Yes. Rome is home to some of the world’s most historic and visited sites, including, the Coliseum, Vatican City, Pantheon, Roman Forum, Trevi Fountain and Spanish Steps. However, there is MUCH MUCH more to Rome than these amazing sites. The following is a list of 7 unique things to do & places to see in Rome:
People watching. “Rome is famous for all its public spaces where kids, students, families and young couples always seem to congregate…Head to Via del Pignetto and the surrounding area where you’ll find the coolest locals — plus some great mens fashion shops, wine bars and some small live music clubs.” Adam of Travels of Adam;
The Purgatory Museum. Thee Museum of the Holy Souls in Purgatory at Chiesa del Sacro Cuore in Prati, Lungotevere Prati is home to artifacts that are said to prove the existence of purgatory. The souls said to be stuck in purgatory, between heaven and hell, are said to have left their mark on the items on display. The books with fingerprints and handprints burned into them are amongst the strangest and most striking of these. Urban Ghosts;
The Capuchin Crypt. Keeping with the religious theme, a tour of the Capuchin Crypt is essential. Th bones of more than 4,000 Capuchin friars have been stored here, but in a very non-traditional way. They have been taken apart and then used to make great sculptures or actually used as part of the building’s structure. Kym Tom, The Travel and Adventure Blog;
Rome Late Night. For a completely different, romantic and less crowded perspective take time to explore this ancient city well after the sun goes down. Start off by heading to La Terrasse Cuisine and Lounge at Hotel Sofitel or delicious cocktails and jaw-dropping views of the skyline. Then explore can’t-miss places like the Spanish Steps (pictured above) when most tourists have departed for the day. Adam Warner, Traveler’s Joy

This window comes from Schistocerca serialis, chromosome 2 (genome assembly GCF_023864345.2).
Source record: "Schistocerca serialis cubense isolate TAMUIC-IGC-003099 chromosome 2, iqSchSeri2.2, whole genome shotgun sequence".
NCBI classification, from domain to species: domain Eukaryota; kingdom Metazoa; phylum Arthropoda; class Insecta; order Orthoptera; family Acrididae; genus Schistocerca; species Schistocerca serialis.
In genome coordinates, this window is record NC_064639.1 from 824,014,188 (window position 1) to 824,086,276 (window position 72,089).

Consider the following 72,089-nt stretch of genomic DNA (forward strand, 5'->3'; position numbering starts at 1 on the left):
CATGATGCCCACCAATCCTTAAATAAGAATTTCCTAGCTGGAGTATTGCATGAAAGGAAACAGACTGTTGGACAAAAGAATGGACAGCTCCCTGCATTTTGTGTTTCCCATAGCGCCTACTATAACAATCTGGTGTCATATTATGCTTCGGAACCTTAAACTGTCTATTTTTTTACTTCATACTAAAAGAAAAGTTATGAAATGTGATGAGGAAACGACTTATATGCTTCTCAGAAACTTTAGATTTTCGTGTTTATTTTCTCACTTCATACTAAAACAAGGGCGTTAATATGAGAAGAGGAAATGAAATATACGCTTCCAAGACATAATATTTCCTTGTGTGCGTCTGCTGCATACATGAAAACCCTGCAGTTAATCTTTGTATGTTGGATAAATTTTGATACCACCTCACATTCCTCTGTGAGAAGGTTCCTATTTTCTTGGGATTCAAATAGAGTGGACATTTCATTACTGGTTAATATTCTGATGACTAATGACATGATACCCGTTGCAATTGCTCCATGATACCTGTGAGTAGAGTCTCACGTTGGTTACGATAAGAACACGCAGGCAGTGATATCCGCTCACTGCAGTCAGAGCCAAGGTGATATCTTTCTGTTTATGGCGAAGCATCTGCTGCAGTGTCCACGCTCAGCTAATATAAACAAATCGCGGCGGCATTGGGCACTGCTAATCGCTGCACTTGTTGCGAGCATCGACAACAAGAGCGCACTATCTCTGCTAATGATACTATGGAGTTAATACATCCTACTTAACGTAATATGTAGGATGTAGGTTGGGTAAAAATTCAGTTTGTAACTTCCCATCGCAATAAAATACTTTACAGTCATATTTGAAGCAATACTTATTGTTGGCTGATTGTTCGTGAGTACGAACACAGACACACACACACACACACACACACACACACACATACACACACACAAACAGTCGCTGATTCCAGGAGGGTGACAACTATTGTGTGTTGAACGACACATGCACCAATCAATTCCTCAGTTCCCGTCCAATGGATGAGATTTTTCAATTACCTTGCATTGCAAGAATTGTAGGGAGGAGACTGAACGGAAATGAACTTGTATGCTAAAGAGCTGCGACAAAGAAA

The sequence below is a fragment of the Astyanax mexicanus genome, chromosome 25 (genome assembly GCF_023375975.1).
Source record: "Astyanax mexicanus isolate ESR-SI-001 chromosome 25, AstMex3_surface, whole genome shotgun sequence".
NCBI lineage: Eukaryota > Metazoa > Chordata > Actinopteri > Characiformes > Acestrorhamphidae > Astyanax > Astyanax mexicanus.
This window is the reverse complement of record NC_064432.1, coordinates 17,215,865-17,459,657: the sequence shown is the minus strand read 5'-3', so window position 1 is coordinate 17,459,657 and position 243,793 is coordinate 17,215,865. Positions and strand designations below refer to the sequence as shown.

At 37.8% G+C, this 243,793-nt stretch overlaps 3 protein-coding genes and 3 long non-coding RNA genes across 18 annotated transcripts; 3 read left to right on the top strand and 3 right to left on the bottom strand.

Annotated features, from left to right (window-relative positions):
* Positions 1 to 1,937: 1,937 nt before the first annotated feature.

See the Pope on Sunday: The Pope greets everyone from its window and talks to people, in the very suggestive setting of St. Peter’s Square. Casa Howard Guest House;
Tivoli: Villa d’Este: “The town of Tivoli is just 30 km far from Rome and easily reachable by bus or train for the price of a Cappuccino. You’ll be amazed of so much beauty concentrated in a small town: the natural park of Villa Gregoriana, the Renaissance style Villa d’Este with its garden, and the ruins of the rural retreat of the Emperor Adriano, Villa Adriana. Tivoli is also famous for its thermal baths: the smell of its sulfurous water is so strong that sometimes it’s perceivable even from Rome.” Davide Vadalà, The Planet D;
Stadio dei Marmi. “This Italian stadium makes liberal use of fascist statuary to evoke classical sporting arenas. Located in the Foro Italico, an Italian sports complex that was created under the direction of Benito Mussolini, the Stadio dei Marmi is covered in faux Greco-Roman statues that owe more to fascism than to the classical period.” Eric Grundhauser, Atlas Obscura.